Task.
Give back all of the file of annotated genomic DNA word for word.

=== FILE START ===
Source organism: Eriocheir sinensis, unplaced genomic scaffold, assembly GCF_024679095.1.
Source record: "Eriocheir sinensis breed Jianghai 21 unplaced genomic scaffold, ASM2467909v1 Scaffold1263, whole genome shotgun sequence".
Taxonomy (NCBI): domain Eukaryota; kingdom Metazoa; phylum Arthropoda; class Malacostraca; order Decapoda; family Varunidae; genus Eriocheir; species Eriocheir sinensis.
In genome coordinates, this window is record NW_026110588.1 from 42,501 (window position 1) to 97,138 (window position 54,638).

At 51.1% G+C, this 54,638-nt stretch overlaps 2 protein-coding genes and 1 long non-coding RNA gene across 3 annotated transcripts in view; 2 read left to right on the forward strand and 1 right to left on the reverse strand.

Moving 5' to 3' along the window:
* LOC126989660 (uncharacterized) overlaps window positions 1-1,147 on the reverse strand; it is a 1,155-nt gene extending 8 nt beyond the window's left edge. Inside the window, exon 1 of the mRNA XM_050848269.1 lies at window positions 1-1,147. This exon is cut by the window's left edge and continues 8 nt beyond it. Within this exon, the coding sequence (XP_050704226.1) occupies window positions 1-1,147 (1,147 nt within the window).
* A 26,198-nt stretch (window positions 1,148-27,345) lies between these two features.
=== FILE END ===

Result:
Source organism: Eriocheir sinensis, unplaced genomic scaffold, assembly GCF_024679095.1.
Source record: "Eriocheir sinensis breed Jianghai 21 unplaced genomic scaffold, ASM2467909v1 Scaffold1263, whole genome shotgun sequence".
Taxonomy (NCBI): domain Eukaryota; kingdom Metazoa; phylum Arthropoda; class Malacostraca; order Decapoda; family Varunidae; genus Eriocheir; species Eriocheir sinensis.
In genome coordinates, this window is record NW_026110588.1 from 42,501 (window position 1) to 97,138 (window position 54,638).

At 51.1% G+C, this 54,638-nt stretch overlaps 2 protein-coding genes and 1 long non-coding RNA gene across 3 annotated transcripts in view; 2 read left to right on the forward strand and 1 right to left on the reverse strand.

Moving 5' to 3' along the window:
* LOC126989660 (uncharacterized) overlaps window positions 1-1,147 on the reverse strand; it is a 1,155-nt gene extending 8 nt beyond the window's left edge. Inside the window, exon 1 of the mRNA XM_050848269.1 lies at window positions 1-1,147. This exon is cut by the window's left edge and continues 8 nt beyond it. Within this exon, the coding sequence (XP_050704226.1) occupies window positions 1-1,147 (1,147 nt within the window).
* A 26,198-nt stretch (window positions 1,148-27,345) lies between these two features.